During a job interview, you’re not the only one in the hot seat. At the end of the meeting, the recruiter will turn the tables and let you ask the questions.
Inquiring about vacation days and work hours won’t make a good impression. Not only do shallow questions send the message you’re more interested in the paycheck than the job, they also keep you from learning key information to help you gauge your fit.
Stand out from the crowd by asking questions that show you mean business.
Is this a newly created position? If not, can you tell me where the previous employee went and describe them a little?
This multifaceted question can accomplish so much. It will indicate if the company is currently in growth mode — i.e., a new position — or explain what happened to the person who previously held the job. You might find out the former occupant was promoted or they couldn’t handle the long hours associated with the position.
Asking the interviewer to describe the previous employee shows you’re serious about the job because you want to find out what the two of you have in common.
How is performance assessed and how often is it evaluated?
It’s important to learn how the company measures success, to make sure their definition aligns with your own. This will stand out to a recruiter because it shows you’re trying to determine whether you’re the right fit. Taking it a step further and asking how often performance is measured indicates you welcome feedback as a way to learn and grow.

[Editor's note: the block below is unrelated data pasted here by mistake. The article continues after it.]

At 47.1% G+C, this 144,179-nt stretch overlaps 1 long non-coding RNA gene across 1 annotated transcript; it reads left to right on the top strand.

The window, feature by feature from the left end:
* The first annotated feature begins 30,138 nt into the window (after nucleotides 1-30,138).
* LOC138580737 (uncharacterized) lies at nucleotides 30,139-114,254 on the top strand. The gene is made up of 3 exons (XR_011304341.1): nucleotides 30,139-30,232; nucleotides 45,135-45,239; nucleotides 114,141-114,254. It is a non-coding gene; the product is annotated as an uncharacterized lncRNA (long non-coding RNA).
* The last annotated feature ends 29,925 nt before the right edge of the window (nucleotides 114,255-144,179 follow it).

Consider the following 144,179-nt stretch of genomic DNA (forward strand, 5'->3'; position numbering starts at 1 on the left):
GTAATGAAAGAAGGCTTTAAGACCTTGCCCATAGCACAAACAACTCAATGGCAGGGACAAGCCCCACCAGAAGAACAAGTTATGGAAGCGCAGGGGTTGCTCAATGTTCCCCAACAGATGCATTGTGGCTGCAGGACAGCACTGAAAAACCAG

What are the company’s plans for growth in the next five years?
Recruiters want a candidate interested in both the company and the opportunity. Expressing an interest in the direction the organization is headed shows this is a place you’d like to build a future. Their response will also give you an idea of what you’d be in for if hired, so you can decide if you’re excited about what’s in store for the business.
If hired, how will I be trained?
Most job seekers don’t even think about new hire training until they’ve been offered the job. This question demonstrates your desire to succeed, if hired. These insights will allow you to determine if the training process is robust enough to foster success, and the recruiter will be impressed you’re trying to envision yourself in the job already.
How would you define the company culture?
Responsible candidates know finding the right company is actually even more important than the right job. The recruiter will be pleased you asked this question, because it displays your understanding of cultural fit and desire to make sure you’d mesh with the organization before accepting the job. Their response can either confirm you’re in the right place or keep you from making a huge mistake.
Employers aren’t the only ones who work with recruiters. If you would like to learn more about how we can help you find your next behavioral health position, contact us today at (513) 651-9500 or by email at email@example.com.